But once Jacob works a few things out and is introduced to the peculiar children, the story kind of fizzled out. Jacob gets really interested in these kids - Emma who can create fireballs from her hands, Olive who can levitate, Millard who's invisible, and so on - and is content just to hang out with them. I can understand that he's not really had proper friends before, but the story just kind of stagnated here. There are these children, and they can do such fantastic things, but all they're doing is hanging out together. I think this would have been enough and really fascinating, learning about the children and all their different abilities, but with that absolutely gripping beginning, this middle just really didn't match up in intensity, nor was it as fascinating.
But then the story moves forward and things start to get interesting again! Suddenly Jacob remembers the unanswered questions he has about his grandpa, and he wants the truth. There are a number of really exciting, edge-of-your-seat moments; you think the story is bad right now, but then something else happens, and you're constantly wondering how it's going to end. There was an element to the story that I had already guessed, but a number that I hadn't twigged, and I found it pretty gripping again. But once the story had finished, I think in all, I was disappointed with the climax. In the moment it was exciting, trying to work out where the story will go, but once I knew, there was a disappointed "Oh" moment.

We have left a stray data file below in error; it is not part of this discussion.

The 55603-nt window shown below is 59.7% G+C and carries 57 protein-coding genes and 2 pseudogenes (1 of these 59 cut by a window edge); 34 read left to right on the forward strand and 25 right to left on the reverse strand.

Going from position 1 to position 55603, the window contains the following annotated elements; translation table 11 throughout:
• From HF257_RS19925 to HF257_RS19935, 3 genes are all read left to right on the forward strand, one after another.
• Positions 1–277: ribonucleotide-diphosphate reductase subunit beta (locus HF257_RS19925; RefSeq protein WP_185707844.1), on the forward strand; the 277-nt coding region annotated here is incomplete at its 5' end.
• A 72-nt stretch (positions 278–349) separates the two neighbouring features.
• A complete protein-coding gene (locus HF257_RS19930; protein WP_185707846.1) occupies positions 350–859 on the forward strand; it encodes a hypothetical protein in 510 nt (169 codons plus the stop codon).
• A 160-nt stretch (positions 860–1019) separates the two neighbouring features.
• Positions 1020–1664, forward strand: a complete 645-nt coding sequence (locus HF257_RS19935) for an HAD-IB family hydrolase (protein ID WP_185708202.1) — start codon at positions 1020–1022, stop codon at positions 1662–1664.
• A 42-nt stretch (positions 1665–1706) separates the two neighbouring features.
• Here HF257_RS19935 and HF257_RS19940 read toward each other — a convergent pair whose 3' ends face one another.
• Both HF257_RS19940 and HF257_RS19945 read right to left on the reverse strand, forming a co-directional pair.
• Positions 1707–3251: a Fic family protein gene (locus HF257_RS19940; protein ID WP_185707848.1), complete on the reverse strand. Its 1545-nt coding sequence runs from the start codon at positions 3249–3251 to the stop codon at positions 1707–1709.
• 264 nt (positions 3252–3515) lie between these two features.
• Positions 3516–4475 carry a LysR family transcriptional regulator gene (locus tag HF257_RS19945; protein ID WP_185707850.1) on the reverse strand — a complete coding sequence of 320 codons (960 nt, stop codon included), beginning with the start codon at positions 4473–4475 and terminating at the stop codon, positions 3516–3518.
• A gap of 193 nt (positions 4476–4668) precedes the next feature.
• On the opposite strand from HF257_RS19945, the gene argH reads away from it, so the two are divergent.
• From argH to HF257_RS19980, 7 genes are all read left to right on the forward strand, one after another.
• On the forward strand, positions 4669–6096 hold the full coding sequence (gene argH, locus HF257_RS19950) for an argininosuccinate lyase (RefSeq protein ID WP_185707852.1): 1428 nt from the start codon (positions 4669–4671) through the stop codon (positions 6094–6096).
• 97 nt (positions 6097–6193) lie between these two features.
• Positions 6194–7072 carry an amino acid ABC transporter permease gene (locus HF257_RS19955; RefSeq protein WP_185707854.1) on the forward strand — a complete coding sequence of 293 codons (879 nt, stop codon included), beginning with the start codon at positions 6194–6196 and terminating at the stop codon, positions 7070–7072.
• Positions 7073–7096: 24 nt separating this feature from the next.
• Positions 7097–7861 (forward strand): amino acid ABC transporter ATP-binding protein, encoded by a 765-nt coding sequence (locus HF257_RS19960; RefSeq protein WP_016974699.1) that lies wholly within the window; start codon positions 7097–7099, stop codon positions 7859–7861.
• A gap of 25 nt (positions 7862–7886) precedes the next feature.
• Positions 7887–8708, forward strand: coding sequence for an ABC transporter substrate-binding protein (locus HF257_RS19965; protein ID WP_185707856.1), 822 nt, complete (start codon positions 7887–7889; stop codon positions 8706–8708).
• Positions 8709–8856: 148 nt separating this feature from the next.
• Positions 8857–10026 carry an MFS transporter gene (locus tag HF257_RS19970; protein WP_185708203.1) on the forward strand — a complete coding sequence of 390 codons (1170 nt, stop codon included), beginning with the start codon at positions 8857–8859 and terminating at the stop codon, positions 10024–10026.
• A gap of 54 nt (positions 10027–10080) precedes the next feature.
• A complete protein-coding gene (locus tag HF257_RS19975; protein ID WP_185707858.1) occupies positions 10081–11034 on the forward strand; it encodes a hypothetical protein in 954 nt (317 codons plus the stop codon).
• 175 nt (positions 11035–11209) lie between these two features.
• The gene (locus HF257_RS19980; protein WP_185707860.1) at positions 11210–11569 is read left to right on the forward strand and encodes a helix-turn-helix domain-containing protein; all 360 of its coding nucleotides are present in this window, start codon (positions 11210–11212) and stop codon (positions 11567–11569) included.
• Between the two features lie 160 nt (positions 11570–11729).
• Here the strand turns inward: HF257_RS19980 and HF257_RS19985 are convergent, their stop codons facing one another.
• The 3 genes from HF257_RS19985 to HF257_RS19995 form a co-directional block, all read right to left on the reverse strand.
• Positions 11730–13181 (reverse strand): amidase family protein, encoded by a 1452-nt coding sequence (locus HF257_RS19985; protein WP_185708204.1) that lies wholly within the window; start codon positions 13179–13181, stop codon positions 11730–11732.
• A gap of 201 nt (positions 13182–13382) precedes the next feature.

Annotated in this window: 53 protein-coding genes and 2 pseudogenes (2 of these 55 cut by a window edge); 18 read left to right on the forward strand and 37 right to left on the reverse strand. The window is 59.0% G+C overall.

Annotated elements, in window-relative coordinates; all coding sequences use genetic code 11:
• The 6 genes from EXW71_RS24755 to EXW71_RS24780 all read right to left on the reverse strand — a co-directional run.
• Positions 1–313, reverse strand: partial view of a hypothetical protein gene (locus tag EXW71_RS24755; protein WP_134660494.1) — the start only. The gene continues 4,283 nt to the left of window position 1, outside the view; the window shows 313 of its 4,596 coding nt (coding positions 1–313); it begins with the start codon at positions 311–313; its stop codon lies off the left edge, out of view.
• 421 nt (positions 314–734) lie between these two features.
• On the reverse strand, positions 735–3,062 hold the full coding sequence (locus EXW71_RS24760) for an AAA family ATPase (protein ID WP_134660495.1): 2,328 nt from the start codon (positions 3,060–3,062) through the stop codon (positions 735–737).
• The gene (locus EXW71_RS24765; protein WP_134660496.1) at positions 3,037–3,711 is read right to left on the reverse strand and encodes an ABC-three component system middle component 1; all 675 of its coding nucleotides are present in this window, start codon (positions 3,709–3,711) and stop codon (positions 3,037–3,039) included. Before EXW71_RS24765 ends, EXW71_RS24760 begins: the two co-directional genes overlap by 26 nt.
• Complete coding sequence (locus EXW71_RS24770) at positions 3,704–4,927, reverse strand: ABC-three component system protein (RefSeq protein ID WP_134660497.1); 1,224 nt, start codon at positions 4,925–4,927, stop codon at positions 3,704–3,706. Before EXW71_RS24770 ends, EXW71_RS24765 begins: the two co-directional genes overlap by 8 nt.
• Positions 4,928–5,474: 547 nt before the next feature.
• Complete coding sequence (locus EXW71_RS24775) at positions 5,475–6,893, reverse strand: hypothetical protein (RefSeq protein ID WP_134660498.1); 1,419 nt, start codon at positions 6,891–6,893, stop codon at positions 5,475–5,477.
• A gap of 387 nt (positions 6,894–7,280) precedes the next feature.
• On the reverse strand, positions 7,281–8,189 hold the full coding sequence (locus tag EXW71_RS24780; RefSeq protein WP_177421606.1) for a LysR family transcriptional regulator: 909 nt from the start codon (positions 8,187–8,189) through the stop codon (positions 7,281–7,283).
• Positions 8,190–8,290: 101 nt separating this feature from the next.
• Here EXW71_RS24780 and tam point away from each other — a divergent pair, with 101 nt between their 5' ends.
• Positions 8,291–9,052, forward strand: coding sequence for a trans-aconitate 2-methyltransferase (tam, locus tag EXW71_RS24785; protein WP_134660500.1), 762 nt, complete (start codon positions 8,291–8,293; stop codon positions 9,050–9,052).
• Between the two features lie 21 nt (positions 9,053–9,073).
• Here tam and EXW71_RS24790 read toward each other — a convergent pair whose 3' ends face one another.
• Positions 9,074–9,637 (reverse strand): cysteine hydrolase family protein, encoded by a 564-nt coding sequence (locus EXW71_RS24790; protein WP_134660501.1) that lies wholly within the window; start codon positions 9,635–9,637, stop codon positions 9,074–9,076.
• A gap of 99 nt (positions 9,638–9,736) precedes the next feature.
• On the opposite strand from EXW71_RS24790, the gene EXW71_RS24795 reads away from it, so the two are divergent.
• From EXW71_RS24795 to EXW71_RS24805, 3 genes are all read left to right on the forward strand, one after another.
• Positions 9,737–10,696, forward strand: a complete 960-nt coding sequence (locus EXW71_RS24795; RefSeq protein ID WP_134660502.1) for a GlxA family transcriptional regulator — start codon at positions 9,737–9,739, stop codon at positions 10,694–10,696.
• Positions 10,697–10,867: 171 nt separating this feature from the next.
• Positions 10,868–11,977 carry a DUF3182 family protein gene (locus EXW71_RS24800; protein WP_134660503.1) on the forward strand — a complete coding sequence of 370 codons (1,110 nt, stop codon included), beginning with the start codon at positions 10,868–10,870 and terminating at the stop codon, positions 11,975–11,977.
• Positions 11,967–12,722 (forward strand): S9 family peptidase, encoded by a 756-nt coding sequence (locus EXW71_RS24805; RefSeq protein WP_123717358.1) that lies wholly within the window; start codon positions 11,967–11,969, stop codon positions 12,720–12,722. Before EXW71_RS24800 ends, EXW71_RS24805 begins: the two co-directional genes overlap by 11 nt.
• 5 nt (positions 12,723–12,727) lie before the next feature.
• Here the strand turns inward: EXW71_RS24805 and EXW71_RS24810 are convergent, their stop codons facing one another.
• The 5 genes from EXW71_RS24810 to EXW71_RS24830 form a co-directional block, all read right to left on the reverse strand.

I found the romance of the story to be unbelievable, in the literal sense. I just didn't feel it, and I most definitely wasn't rooting for it. No, no, no. That was just too weird for me. And I'm kind of undecided as to how I feel about the ending, and where things stand for the next book. I'm just not sure how I feel. Do I want to read the next book? I think so. Am I in any rush to do so? Not particularly. I just felt, overall, the beginning was the best part of the story, and I don't know if that mysterious feel is going to continue. There's still a lot that needs to be figured about, but... I don't know. I know I found the last part exciting, but is the excitement going to continue and get better, or am I going to be disappointed? I really hope it's going to be exciting! I do think the movie is going to be brilliant, though, I can see the movie taking the good parts of this book and making it wow. Having read the book now, I know just from the trailer there are a few things that have been changed for the movie, and I think some might be good, so I'm excited to see it! I just wish I was as excited for the second book, Hollow City, as I am about the movie.
Thank you to Quirk Books for the review copy.
Published: 7th June 2011
Publisher: Quirk Books
Ransom Riggs' Website